The summer months are already busy for animal rehabilitation centers, and now that the Eugene area no longer has a resource for injured wild animals, Corvallis’ Chintimini Wildlife Center is overwhelmed with wildlife.
Mary Estes, the wildlife rehabilitation director at Chintimini, says that June through September is always busy for the center thanks to basic animal behavior.
“This time of year is called busy season,” Estes says. “Babies are being born, migratory birds come back.”
But since Eugene’s Willamette Wildlife Rescue and Rehabilitation Center closed permanently last year, Chintimini has been the only wildlife rehab in the area. That means things are even busier for Estes and her team, as Eugene animals account for about a quarter of Chintimini’s patient load.
Chintimini says they think Willamette Wildlife has closed due to permitting issues. However, the Eugene-based wildlife rescue’s phone lines have been disconnected. And the Oregon Department of Fish and Wildlife didn’t respond to a request for comment before press time.
“If we didn’t serve the Eugene area, we’d still be busy, busy, busy,” Estes says on the influx of cases. “But this is adding on a whole other service area.”
Chintimini is open every day of the year from 9 am to 7 pm, but Estes says her staff is typically there until 10 or midnight.
Estes says the patient count is steadily increasing, year-by-year. Last year at this time Chintimini was on patient 514. This year, they’re on patient 608. The influx is not all negative — Estes says that as more people find out that there is a place for injured animals to go, more people bring them in.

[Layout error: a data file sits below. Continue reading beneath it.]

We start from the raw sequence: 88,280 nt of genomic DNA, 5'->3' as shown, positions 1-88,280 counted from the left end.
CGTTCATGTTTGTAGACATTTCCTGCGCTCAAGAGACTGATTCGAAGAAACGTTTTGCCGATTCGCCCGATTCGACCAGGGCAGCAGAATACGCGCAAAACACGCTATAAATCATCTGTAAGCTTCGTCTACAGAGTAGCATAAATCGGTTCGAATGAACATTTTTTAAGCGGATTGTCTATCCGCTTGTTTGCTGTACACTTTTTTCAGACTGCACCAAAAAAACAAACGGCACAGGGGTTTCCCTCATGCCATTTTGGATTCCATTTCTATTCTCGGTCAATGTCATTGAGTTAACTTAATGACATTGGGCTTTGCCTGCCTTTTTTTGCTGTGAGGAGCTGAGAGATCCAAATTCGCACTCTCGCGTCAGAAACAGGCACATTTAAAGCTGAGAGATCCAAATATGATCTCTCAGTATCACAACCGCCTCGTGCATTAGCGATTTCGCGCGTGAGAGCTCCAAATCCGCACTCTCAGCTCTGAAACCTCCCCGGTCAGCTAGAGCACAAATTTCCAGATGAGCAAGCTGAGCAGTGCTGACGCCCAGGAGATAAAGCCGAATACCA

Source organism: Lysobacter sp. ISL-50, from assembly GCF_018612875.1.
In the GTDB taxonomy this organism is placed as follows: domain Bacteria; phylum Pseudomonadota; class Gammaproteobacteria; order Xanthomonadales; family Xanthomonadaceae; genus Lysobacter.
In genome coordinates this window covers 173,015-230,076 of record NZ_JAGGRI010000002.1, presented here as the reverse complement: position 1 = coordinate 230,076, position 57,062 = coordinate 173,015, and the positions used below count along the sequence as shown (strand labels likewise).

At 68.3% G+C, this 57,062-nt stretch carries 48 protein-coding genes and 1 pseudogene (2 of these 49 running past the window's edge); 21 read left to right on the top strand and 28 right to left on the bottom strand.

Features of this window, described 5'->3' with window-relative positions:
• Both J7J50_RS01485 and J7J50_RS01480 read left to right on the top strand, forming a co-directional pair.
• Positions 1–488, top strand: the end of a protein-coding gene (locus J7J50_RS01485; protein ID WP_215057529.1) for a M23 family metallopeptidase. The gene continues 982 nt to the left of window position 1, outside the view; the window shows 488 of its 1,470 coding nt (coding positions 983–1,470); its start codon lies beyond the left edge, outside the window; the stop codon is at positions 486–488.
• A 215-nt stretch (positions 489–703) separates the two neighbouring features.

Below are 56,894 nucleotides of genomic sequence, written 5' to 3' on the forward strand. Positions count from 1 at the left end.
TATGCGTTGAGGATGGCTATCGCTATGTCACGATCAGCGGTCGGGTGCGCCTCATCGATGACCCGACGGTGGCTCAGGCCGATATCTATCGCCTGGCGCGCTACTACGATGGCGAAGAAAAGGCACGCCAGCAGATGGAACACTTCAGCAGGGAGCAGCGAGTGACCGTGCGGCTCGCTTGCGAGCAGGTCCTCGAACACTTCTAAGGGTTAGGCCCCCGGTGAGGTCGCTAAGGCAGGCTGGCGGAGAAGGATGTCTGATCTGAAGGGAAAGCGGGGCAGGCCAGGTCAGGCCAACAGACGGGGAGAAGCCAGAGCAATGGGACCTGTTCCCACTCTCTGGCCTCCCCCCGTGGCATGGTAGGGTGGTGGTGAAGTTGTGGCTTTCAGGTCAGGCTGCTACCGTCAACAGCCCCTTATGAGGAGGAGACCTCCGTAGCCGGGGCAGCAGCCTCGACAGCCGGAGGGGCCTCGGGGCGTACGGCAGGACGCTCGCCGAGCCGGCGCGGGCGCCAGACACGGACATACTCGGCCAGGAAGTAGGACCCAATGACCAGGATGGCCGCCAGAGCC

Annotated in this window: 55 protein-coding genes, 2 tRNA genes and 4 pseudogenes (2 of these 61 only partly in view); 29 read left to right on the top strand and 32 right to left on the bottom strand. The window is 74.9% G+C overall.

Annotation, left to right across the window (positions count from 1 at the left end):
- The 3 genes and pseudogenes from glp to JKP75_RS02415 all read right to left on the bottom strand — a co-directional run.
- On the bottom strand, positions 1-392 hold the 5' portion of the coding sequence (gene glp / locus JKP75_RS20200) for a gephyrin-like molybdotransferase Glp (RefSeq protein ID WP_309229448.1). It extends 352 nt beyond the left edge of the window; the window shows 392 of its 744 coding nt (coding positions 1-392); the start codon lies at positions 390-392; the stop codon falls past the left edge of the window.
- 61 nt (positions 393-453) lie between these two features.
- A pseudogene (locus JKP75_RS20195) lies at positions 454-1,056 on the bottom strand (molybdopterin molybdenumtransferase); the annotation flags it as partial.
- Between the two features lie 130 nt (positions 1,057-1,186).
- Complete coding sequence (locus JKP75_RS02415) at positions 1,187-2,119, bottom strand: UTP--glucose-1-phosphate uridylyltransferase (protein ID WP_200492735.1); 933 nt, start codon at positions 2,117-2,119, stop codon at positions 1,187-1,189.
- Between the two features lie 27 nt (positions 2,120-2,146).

But increased human-wildlife interaction, which results in more vehicle collisions, can also account for more patients. Estes also attributes some injuries to fights between wild animals and domestic cats.
More animal rehabilitation centers in the area would be helpful, but there is a long process to get them started, and while the job is rewarding, it’s not always enchanting, she says.
“Wildlife rehab is a career that some people might think is glamorous,” Estes says. “But you’re so overworked and underpaid, and it’s hard to be well-equipped. It takes years of training where you’re basically doing it for free.”
Cascades Raptor Center in Eugene also takes injured wildlife, but limits its cases to its specialty — raptors such as eagles and owls. Estes says Turtle Ridge Wildlife Center in Salem is also an option, but for Eugeneans, Chintimini is now the nearest place.
“It would be amazing for every city to have its own. There are a lot of injured animals, and lots of them die,” Estes says.
Chintimini has about 100 volunteers doing three shifts a day. Estes says she is looking to bring on some transport volunteers to transport animals from Eugene to Corvallis, where they can get help.
“Animals are more likely to live if they get help right away,” Estes says. She says that if people see an injured animal, they should call as soon as they can.
Estes expects the patient count to continue to rise, and is a bit overwhelmed when she considers the future.
“I try to get through one day at a time,” she says. “My vision is to get through every day, get every patient taken care of and stable.”
Chintimini Wildlife Center is in Corvallis. More information is available at chintiminiwildlife.org. If you see an injured animal, call Chintimini at 541-745-5324 or Oregon Fish and Wildlife at 541-726-3515.